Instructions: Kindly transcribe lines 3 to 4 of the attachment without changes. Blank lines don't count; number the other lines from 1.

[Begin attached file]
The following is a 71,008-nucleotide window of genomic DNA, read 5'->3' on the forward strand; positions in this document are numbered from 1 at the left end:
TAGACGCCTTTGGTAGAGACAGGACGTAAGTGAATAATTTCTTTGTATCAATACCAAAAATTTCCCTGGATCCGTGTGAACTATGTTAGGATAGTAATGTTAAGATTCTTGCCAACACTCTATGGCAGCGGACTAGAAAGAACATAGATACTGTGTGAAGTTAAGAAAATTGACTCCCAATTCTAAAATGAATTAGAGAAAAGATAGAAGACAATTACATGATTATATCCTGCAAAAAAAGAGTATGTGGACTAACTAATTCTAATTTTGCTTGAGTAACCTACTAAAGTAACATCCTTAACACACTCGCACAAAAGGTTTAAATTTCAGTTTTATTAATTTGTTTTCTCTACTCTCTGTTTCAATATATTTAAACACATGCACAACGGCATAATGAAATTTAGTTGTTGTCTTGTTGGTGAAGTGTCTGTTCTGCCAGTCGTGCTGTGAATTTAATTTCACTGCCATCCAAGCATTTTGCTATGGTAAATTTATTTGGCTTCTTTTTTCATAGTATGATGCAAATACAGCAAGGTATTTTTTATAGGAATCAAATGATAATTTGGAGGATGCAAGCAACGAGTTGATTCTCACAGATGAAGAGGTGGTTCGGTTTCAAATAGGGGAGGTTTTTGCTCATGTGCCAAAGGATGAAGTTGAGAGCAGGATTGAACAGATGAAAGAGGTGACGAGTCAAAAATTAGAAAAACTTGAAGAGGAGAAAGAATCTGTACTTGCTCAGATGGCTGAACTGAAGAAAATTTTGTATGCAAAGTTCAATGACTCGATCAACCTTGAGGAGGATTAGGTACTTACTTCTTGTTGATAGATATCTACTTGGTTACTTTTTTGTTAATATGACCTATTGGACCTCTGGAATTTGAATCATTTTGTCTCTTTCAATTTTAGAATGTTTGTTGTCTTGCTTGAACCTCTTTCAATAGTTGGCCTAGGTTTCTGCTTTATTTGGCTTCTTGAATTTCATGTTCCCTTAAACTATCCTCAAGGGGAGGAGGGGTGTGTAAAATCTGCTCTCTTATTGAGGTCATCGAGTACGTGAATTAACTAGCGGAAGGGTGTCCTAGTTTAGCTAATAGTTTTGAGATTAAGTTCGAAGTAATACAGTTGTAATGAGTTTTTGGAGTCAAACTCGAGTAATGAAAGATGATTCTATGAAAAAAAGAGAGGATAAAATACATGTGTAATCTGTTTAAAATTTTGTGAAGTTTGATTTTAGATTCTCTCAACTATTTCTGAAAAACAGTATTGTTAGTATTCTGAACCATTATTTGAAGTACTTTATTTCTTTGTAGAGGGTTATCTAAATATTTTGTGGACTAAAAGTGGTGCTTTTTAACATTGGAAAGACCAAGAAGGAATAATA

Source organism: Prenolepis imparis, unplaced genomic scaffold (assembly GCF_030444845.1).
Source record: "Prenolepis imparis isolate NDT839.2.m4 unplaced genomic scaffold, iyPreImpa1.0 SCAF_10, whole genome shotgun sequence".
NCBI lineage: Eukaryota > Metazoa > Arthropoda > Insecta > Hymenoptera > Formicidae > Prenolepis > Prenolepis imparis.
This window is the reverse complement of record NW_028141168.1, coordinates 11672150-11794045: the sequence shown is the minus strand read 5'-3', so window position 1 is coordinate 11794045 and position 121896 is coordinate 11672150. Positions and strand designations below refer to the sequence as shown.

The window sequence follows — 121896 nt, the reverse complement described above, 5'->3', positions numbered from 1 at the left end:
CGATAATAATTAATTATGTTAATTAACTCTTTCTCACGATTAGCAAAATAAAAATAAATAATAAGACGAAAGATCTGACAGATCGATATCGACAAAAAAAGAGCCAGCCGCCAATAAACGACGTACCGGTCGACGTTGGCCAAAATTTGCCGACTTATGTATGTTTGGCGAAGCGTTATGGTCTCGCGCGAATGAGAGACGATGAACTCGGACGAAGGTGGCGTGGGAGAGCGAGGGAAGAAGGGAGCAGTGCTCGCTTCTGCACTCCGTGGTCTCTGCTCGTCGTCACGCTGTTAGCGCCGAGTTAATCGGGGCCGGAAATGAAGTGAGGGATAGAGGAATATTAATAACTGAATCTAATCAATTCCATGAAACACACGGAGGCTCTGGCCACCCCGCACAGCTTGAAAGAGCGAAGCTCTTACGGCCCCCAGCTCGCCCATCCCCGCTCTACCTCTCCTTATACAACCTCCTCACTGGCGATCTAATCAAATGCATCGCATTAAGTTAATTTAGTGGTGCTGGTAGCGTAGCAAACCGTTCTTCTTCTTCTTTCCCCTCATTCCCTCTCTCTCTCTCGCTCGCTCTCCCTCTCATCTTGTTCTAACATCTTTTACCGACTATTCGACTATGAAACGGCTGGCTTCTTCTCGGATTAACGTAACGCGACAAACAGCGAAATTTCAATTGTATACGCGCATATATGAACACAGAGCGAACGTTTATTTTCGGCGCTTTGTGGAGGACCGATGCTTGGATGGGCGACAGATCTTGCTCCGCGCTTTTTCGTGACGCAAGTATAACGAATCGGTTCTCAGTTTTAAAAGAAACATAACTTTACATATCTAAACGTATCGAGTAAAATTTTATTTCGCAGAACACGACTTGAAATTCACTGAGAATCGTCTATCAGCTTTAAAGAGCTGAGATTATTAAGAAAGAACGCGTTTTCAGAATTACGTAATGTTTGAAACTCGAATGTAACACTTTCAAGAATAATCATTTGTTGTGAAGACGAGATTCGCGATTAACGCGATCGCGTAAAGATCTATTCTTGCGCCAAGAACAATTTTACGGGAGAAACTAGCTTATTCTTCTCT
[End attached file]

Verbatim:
Source organism: Prenolepis imparis, unplaced genomic scaffold (assembly GCF_030444845.1).
Source record: "Prenolepis imparis isolate NDT839.2.m4 unplaced genomic scaffold, iyPreImpa1.0 SCAF_10, whole genome shotgun sequence".